Eight Tips to Prepare for Fall and Winter Driving
Posted September 26, 2017
The change from fall to winter in Fountain is one that often happens overnight. A lovely, warm fall day can be followed by a snowstorm without much warning. Warm weather followed by snow, followed again by the sun melting the snow… Colorado drivers should be prepared for anything as soon as the calendar moves from summer to autumn.
How do you know if your car is ready to take on any driving condition the season throws at you? Here are eight things you can do to make sure you and your car are prepared:
Fluctuating temperatures can alter the amount of air in your tires. Grab a pressure gage and take a moment this month to make sure all four tires are filled to the recommended pounds per square inch (PSI). Maintaining the correct tire pressure ensures better fuel efficiency and reduces the likelihood of a flat tire.
While you’re walking around to each of your car’s tires, go ahead and check how worn the tread looks too. While it’s true that tread with a height of 2/32 of an inch is the lowest acceptable measurement, driving in wet weather requires more tread to stay safe. Rain and snow require a minimum of 4/32. Make sure your tires are free of any obvious bulges or bald spots – these could cause you to lose control of your car when driving on slippery roads.
Don’t wait until you’re driving in a downpour to notice that you could use new windshield wipers. This needlessly puts your life and the lives of other drivers in danger. Try to make a habit of cleaning your windshield regularly. While stopped at a red light, take a moment to spray your windshield with cleaner and notice how your wipers perform. If they miss spots or seem to struggle in any way, replace them.
Another crucial system for safe winter driving? Your defroster. Nothing is scarier than fogging up unexpectedly and losing sight of the lanes on the interstate. Be sure to test it occasionally, making sure that the air flow is strong and it works quickly to restore your ability to see clearly from all windows.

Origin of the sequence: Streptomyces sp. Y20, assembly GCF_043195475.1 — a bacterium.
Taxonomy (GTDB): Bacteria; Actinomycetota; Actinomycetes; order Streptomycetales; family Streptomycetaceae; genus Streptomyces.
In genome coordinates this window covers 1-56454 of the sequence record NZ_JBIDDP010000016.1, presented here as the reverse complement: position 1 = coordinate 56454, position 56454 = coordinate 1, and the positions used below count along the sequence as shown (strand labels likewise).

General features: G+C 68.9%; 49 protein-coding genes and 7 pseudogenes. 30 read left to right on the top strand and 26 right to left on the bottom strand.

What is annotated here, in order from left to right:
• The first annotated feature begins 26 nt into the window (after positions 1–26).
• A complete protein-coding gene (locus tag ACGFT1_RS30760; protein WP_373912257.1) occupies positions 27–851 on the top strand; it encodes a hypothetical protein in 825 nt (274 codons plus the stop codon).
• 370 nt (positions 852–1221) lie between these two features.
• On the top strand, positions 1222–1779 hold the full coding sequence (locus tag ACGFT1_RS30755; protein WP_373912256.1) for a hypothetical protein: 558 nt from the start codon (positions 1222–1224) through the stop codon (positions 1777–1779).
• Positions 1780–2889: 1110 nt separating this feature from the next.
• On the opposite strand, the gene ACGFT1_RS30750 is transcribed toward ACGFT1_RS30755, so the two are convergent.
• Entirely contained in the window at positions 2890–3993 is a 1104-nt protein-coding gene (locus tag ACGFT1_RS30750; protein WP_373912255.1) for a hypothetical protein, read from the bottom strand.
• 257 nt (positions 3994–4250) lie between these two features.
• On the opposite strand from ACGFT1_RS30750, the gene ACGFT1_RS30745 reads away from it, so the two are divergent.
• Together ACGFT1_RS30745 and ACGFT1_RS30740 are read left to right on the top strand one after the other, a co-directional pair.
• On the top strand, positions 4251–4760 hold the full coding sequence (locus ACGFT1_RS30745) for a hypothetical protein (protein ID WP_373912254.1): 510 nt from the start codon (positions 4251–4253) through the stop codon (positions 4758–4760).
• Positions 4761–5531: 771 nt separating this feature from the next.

Cold weather is hard on car batteries, especially if they’re older. You may notice that your car takes an extra beat to crank on the chillier mornings. If you notice this as fall and winter approach, or even before you do, it’s a good idea to test the voltage output of your battery with a multimeter. If you don’t have one, you can drive by an auto-repair shop and have a technician test for you. Make sure your battery can handle all conditions and hold a charge in any weather.
During fall and winter, your brakes will be tested by challenging driving conditions. Once the slick, icy roads are here, you’ll want to know your brakes are functioning as well as they can be. Using your brakes every day wears them down, so be sure and have them inspected frequently. If your brakes are squeaking at you, that’s a sign they are asking for some attention.
Make sure that your coolant (or antifreeze) has been flushed before the weather gets too cold. It is a crucial component of keeping your car running at a safe temperature. It’s best to have coolant flushed in the fall.
A bad time to realize that you took the ice scraper out of the car is just after a surprise fall snowstorm drops six inches of snow on your car while you’re at work. It’s back at home in the garage, where it’s been since spring. Remind yourself to throw in into your trunk when you get home, so you’re prepared for that first storm. While you’re at it, you may as well put together a few auto-survival essentials (blankets, flashlight, water, etc.) to keep in your trunk.
The bottom line is that listening to your car and paying attention to what it’s telling you is critical for safe fall and winter driving. Small problems tend to reveal themselves, or grow into bigger problems, as the weather turns. Stay on top of scheduled maintenance and inspections and handle any issues that come up now – give us a call at 719-382-5691 if you have any questions!
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